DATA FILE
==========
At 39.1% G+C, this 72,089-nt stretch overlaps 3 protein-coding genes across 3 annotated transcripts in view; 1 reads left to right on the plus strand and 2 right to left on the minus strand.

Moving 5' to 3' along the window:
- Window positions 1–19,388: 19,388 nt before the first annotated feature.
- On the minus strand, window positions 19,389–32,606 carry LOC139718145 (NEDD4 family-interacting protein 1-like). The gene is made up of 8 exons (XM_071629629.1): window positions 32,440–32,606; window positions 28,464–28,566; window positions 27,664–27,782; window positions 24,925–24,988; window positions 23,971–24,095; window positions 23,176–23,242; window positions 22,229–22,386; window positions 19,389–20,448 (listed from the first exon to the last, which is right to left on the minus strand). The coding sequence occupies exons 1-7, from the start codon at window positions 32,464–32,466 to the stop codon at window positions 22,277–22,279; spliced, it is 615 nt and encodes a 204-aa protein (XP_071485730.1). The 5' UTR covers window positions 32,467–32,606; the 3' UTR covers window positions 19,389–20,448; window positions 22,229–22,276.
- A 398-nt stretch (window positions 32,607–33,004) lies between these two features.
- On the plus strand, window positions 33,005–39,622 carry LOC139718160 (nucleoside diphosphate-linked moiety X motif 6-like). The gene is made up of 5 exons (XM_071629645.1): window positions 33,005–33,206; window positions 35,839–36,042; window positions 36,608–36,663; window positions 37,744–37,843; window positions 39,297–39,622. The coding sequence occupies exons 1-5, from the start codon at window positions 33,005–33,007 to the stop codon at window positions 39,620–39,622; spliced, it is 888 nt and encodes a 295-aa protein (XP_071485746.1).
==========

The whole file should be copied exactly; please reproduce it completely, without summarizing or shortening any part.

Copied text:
At 39.1% G+C, this 72,089-nt stretch overlaps 3 protein-coding genes across 3 annotated transcripts in view; 1 reads left to right on the plus strand and 2 right to left on the minus strand.

Moving 5' to 3' along the window:
- Window positions 1–19,388: 19,388 nt before the first annotated feature.
- On the minus strand, window positions 19,389–32,606 carry LOC139718145 (NEDD4 family-interacting protein 1-like). The gene is made up of 8 exons (XM_071629629.1): window positions 32,440–32,606; window positions 28,464–28,566; window positions 27,664–27,782; window positions 24,925–24,988; window positions 23,971–24,095; window positions 23,176–23,242; window positions 22,229–22,386; window positions 19,389–20,448 (listed from the first exon to the last, which is right to left on the minus strand). The coding sequence occupies exons 1-7, from the start codon at window positions 32,464–32,466 to the stop codon at window positions 22,277–22,279; spliced, it is 615 nt and encodes a 204-aa protein (XP_071485730.1). The 5' UTR covers window positions 32,467–32,606; the 3' UTR covers window positions 19,389–20,448; window positions 22,229–22,276.
- A 398-nt stretch (window positions 32,607–33,004) lies between these two features.
- On the plus strand, window positions 33,005–39,622 carry LOC139718160 (nucleoside diphosphate-linked moiety X motif 6-like). The gene is made up of 5 exons (XM_071629645.1): window positions 33,005–33,206; window positions 35,839–36,042; window positions 36,608–36,663; window positions 37,744–37,843; window positions 39,297–39,622. The coding sequence occupies exons 1-5, from the start codon at window positions 33,005–33,007 to the stop codon at window positions 39,620–39,622; spliced, it is 888 nt and encodes a 295-aa protein (XP_071485746.1).